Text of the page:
Cline, Henry (DNB00)
|←Clifton, Robert Cox||Dictionary of National Biography, 1885-1900, Volume 11
CLINE, HENRY (1750–1827), surgeon, born in London in 1750, was educated at Merchant Taylors' School. At the age of seventeen he was apprenticed to Mr. Thomas Smith, one of the surgeons to St. Thomas's Hospital, and before the close of his apprenticeship he frequently lectured for Else, then lecturer on anatomy. On 2 June 1774 Cline obtained his diploma from Surgeons' Hall. In the same year he attended a course of John Hunter's lectures, and was much influenced by them. In 1775 Cline took a house in Devonshire Street, and married Miss Webb, lecturing on the day of his marriage. When Else died in 1781, Cline bought his preparations from his executors, and was appointed to lecture on anatomy. Three years after, on the death of his old master Smith, Cline succeeded him in the surgeoncy of St. Thomas's. After a residence of some years in St. Mary Axe, he removed in 1796 to Lincoln's Inn Fields, where he remained during the rest of his life.
In 1796 Cline was elected a member of the court of assistants of the Surgeons' Company; but his election having taken place at a meeting when neither of the two governors was present (one having just died), was found to have voided the act of incorporation. After failure of a bill to legalise the surgeons' proceedings, in 1800 they were incorporated by charter as the Royal College of Surgeons, the old municipal privileges being given up.
In 1808 Cline bought some land at Bound's Green in Essex, and visited it regularly, becoming greatly interested in agriculture, and losing much time and money in its pursuit, according to Sir Astley Cooper, his pupil. When he was sixty years old his practice brought him about 10,000l. per annum; but it was Cooper's opinion that, it would have been much more had he not been so fond of politics and farming. In 1810 Cline became an examiner at the College of Surgeons, and in the following year resigned his appointments at St. Thomas's. His pupils subscribed for a bust by Chantrey, which was placed in St. Thomas's Museum. In 1816 he became master of the Collage of Surgeons, and in the following year (also in 1824) delivered the Hunterian oration (never published). In 1823 Cline was president of the college, the title having been changed from that of master in 1821. He died on 2 Jan. 1827.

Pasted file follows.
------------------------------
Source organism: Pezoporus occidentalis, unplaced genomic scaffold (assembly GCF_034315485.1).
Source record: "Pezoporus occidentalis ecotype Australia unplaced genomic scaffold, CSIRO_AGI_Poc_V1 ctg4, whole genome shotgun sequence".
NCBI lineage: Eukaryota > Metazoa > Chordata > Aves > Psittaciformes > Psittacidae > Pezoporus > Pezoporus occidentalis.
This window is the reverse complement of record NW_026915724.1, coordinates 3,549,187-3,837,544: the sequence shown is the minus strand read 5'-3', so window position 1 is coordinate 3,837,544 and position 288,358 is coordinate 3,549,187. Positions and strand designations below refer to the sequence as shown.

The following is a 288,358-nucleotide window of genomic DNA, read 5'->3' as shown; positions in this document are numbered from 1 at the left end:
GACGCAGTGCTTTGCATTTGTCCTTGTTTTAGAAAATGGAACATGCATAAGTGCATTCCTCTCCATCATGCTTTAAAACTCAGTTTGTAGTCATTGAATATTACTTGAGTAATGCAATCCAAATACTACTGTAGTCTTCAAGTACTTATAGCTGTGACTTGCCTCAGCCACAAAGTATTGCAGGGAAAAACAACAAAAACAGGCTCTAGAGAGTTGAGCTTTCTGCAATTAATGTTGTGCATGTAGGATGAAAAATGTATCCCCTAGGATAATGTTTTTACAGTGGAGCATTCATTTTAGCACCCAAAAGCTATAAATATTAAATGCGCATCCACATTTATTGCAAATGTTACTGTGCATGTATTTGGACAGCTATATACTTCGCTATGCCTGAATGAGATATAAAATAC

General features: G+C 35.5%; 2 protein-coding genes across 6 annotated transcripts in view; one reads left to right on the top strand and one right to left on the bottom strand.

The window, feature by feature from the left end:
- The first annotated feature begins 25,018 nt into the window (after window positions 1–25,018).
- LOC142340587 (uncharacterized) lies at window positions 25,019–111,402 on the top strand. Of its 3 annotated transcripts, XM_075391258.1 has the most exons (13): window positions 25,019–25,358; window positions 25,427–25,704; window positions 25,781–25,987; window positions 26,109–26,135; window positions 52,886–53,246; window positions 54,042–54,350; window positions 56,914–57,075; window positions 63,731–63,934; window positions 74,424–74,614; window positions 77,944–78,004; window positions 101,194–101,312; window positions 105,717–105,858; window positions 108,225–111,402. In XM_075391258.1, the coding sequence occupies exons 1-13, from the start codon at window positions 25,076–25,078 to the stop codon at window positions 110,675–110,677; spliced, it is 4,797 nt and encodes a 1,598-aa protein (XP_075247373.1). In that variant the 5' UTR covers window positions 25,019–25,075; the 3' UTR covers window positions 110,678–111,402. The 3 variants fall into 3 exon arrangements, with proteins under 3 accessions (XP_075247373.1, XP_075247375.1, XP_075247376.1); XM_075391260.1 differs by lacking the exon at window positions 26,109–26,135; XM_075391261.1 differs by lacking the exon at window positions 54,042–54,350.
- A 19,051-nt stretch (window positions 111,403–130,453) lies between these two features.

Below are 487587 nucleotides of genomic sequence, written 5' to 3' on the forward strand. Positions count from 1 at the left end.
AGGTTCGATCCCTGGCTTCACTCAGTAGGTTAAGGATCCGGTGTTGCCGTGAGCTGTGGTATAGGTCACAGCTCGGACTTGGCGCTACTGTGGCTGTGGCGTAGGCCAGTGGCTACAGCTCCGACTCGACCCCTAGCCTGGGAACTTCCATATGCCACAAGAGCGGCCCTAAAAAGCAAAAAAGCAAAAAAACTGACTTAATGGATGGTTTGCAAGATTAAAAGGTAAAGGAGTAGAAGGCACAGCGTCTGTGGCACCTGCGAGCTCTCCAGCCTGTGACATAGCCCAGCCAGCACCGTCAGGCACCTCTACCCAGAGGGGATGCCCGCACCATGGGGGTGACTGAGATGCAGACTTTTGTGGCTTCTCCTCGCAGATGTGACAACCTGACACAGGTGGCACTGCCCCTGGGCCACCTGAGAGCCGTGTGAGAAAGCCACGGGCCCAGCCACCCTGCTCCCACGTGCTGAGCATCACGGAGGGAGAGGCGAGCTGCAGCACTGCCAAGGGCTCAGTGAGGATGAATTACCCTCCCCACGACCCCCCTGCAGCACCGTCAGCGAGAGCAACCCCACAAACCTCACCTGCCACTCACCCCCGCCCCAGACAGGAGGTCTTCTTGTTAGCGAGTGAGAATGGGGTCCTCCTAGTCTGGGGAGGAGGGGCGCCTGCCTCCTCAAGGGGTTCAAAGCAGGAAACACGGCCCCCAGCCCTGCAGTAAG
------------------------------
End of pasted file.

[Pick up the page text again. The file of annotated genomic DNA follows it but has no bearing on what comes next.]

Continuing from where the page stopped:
The 'Gentleman's Magazine' (January 1827, p. 90) says of Cline: 'He was a person who would have distinguished himself whatever had been his situation and calling. His strong intellect, his self-determination, his steady adherence to his purpose, and his consummate prudence would have insured him success in any career of honourable ambition.' He was a cautious, sound, and successful surgeon, an excellent lecturer, but somewhat deficient, according to Cooper, in industry and professional seal. In temper he was mild, equable, and reserved. He had a great personal courage. His family were devoted to him and he to them. Sir Astley characterises him 'as a friend, sincere but not active; as an enemy, most inveterate' (Life of Sir A. Cooper, i. 99), but gives no details under the latter head. Probably this remark was tinctured by Sir Astley's withdrawal from Cline's political associates in order to obtain the Guy's surgeoncy. Cline was a devoted adherent of Horne Tooke, attending him professionally when at the Tower, and afterwards in his last illness. For many years he gave an anniversary dinner to Tooke's friends and supporters at his own house, in commemoration of Tooke's acquittal. He was also a friend of John Thelwall, and showed him great kindness. He was much in favour of the French revolution, and by his influence with leading men in Paris secured Astley Cooper's safety during a three months' residence there in 1792. Cline thought there was a cause superior to man, but believed that nothing was known of the future. 'His character,' says Sir Astley Cooper, 'was that of Washington; he would have devoted himself to what he considered the advantage of his country, and surrendered whatever distinction he might have attained when he had accomplished his object.' Apparently his only publication was a small brochure on the 'Form of Animals,' 4to, 1805; twice reprinted, 1808 and 1829.
Cline was succeeded in the surgeoncy to St.Thomas's and in the lectures upon anatomy and surgery by his son Henry Cline, a man of considerable ability, who died on 27 May 1820 of phthisis (see Memorials of J. F. South, p. 34, &c.)
[Gent. Mag. January 1827, p. 90; B. B. Cooper's Life of Sir Astley Cooper, 1843, references in many places; Felto's Memorials of J. F. South, 1884, pp. 108-208; Thelwall's letter to Cline, on imperfect developments of the faculties, 1810; Life of Thelwall, by his widow, 1837.]